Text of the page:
The Biden administration is not letting up pressure on Mexico to resume its approvals of genetically modified crops and is continuing to formulate its next steps in addressing the precarious trade relationship with China, U.S. Trade Representative Katherine Tai told Agri-Pulse in a wide-ranging interview Wednesday.

Mexico has not approved a new ag biotech trait since May of 2018, creating a bottleneck that is now blocking 23 traits in apples, canola, corn, soybeans and potatoes.

Tai said she raised her concerns directly with Mexican Agriculture Secretary Victor Villalobos and Mexican Economy Secretary Tatiana Clouthier during her trip to Mexico City last month because she knows how important the issue is to U.S. farmers.

Tai said it’s still unclear how much headway she’ll be able to make in convincing Mexico to reverse its reluctance to issue approvals, but she also lauded Mexican officials for their willingness to discuss the issue.

“We’re working this issue and it’s helpful to have partners that are strong communicators in Mexico City,” she said Wednesday. “We will continue to push.”

As for the U.S. biotech sector, Biotechnology Innovation Organization President and CEO Michelle McMurry-Heath told members of the Senate Finance Committee that her industry is losing patience.

“Mexico’s failure to perform scientific regulatory assessments in over three years, its disregard for due process and transparency, and its decree to arbitrarily ban key technologies is a direct violation of both the letter and spirit of USMCA and commitments to the WTO,” she said.

When it comes to the Biden administration’s plan for how to tackle the future of the U.S.-China trade relationship, that’s still up in the air, said Tai.

Tai stressed that she takes the U.S. trade relationship with China “extremely seriously,” and her department is watching closely how China is living up to its commitments under the “phase one” trade pact as USTR conducts a top-to-bottom review.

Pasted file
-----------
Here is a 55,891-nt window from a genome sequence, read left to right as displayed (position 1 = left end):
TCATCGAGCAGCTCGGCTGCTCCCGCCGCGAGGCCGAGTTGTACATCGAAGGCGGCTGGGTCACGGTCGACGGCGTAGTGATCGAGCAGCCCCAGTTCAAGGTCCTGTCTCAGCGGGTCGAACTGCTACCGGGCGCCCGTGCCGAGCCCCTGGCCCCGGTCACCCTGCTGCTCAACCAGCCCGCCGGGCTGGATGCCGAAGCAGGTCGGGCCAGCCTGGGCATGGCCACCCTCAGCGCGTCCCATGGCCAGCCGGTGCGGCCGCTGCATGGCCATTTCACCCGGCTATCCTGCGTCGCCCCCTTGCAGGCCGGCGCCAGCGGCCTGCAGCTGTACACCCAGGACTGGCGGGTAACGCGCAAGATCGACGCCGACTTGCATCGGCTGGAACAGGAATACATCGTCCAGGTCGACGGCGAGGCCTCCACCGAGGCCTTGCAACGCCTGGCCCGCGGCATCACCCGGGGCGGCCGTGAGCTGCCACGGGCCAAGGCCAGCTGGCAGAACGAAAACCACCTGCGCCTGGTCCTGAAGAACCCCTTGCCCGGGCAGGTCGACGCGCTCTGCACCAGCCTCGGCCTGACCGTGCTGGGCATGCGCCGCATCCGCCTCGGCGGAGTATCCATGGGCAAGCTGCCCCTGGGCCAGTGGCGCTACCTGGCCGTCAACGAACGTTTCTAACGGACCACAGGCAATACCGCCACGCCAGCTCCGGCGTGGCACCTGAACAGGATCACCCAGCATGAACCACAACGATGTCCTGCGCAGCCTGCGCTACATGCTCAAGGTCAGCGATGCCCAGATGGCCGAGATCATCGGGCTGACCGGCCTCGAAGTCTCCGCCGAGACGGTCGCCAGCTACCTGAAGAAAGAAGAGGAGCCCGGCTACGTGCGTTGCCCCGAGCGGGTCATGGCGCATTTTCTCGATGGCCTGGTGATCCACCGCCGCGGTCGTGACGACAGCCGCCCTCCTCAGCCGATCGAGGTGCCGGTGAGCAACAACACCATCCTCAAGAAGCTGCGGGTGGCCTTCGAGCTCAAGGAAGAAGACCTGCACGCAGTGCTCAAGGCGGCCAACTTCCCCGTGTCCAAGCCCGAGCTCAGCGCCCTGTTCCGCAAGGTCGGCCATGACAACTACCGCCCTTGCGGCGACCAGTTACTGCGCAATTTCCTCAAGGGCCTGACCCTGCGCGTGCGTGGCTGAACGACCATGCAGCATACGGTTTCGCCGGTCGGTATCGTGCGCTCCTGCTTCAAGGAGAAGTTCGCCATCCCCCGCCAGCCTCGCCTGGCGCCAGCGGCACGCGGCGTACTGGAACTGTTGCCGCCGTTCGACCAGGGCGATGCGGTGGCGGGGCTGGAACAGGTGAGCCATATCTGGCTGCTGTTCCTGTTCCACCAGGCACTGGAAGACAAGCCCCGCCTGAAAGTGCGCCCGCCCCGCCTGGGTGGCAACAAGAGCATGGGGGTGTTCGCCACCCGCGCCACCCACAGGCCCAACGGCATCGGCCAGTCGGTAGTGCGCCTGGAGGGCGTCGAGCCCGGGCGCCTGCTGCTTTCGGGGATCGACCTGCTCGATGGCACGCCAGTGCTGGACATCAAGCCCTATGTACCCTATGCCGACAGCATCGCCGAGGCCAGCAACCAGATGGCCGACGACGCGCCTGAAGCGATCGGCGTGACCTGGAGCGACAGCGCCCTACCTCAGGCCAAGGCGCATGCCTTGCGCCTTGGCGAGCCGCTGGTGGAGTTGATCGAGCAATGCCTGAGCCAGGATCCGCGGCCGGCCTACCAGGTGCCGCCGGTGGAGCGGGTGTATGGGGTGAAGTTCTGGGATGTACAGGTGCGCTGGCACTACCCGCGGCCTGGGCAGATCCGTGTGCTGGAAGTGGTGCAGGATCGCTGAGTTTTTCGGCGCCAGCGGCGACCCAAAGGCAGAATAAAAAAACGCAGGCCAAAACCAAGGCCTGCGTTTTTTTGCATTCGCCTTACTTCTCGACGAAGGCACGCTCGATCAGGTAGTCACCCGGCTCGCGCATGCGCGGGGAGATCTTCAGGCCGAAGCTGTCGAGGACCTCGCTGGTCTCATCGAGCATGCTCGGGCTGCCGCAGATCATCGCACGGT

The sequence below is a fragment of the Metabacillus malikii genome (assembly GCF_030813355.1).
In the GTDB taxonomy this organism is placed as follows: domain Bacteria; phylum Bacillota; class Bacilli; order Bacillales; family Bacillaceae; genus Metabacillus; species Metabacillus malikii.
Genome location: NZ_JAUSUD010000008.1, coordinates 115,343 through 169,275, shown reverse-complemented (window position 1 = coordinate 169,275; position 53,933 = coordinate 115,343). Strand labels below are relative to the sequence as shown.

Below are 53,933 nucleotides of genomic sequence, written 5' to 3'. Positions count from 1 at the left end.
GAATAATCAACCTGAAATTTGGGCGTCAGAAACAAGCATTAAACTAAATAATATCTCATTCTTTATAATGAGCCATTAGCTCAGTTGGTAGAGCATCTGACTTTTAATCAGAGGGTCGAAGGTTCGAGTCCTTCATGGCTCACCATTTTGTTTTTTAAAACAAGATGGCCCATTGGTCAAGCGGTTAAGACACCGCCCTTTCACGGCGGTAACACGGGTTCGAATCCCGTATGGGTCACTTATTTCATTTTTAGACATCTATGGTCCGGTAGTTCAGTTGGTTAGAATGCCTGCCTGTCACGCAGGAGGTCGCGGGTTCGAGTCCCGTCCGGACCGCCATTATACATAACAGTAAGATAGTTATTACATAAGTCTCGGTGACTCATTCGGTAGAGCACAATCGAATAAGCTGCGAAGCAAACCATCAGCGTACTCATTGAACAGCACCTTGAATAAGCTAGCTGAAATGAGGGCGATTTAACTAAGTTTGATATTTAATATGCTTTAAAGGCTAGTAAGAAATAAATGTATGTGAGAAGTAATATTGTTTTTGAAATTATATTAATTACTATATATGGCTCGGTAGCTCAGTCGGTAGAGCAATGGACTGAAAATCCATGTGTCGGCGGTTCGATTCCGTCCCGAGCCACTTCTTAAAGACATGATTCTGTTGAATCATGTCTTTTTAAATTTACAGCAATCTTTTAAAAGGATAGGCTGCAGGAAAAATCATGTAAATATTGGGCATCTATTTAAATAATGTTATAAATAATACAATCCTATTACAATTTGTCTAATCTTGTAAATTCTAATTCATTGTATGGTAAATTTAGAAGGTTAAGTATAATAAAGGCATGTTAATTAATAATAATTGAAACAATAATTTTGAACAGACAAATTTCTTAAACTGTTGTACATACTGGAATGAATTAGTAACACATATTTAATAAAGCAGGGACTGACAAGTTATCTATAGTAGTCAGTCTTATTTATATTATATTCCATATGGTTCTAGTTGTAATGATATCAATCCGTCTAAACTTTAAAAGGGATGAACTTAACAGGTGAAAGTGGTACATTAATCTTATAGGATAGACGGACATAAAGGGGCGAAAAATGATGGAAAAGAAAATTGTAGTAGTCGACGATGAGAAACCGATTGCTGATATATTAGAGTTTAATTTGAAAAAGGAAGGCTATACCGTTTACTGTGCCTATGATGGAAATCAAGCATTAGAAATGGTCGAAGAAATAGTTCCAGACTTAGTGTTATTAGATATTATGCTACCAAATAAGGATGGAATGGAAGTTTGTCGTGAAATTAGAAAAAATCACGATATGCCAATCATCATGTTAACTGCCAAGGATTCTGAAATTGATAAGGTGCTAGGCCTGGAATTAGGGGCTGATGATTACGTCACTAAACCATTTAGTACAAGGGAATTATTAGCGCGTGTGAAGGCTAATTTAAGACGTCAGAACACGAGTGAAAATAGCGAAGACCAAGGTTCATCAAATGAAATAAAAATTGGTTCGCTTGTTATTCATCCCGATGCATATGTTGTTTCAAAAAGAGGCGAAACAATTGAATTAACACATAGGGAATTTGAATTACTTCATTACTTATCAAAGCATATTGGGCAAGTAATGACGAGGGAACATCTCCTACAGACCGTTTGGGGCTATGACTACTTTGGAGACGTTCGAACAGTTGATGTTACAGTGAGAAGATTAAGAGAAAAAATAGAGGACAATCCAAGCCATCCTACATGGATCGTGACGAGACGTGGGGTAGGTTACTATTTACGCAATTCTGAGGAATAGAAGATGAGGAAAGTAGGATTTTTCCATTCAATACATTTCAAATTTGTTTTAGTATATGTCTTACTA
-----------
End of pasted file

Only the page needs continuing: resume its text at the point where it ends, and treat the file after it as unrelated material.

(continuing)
“I hear you on the importance of the market and the anxieties around the reliance we have on that market,” she said, but stressed the administration is still calculating how it will proceed.

“That’s going to be our job – to figure out our strategies for engaging with China and holding them accountable for the promises they made.”

The U.S. and China last year signed “phase one” – formally known as the Economic and Trade Agreement Between the Government of the United States of America and the Government of the People’s Republic of China – and China agreed to boost its imports of U.S. ag commodities and make policy changes to improve the country’s market access for U.S. commodities like beef, pork and dairy.

The USDA’s Economic Research Service recently increased its forecast for U.S. ag exports to China to a record $35 billion due to the unprecedented pace of U.S. shipments of soybeans, corn, tree nuts, beef, wheat, and poultry products.

“China is forecast to remain the largest market for U.S. agricultural exports in FY 2021, followed by Canada and Mexico,” ERS said.

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Meanwhile, the Biden administration continues to review the negotiations for free trade agreements that the Trump administration began with the UK and Kenya, Tai said.

The Trump administration began talks with the UK in May 2020, but British officials said that those negotiations were idled after the November election and Trump’s loss. Government officials told Agri-Pulse that no agreements on controversial agricultural issues were settled during the five rounds of FTA talks that were conducted before the election.

Key to resuming those talks with the UK and Kenya will likely be the appointment of a chief U.S. agriculture negotiator – a deputy USTR level position. The Biden administration has not yet named a person for the job, but Tai told Agri-Pulse that she wants the position filled “as soon as possible.”

Tai says it’s a vital role that will help keep her connected to the ag community.

“This is an absolute priority for me, just as I know it’s a priority for farm country,” she said.

But another priority – and one of Tai’s favorite parts of her new job, she said – is getting out of the office and meeting with American workers and farmers, people who she says “make up the human face of our economy.”

Tai made a recent trip to Wisconsin and met with dairy and other farmers. It was just part of her effort, she said, to “build connections and relationships with our communities and our workers and farmers in America.”

Tai, a USTR spokesman said, is scheduled to meet with farmers and ranchers in Washington state Thursday.

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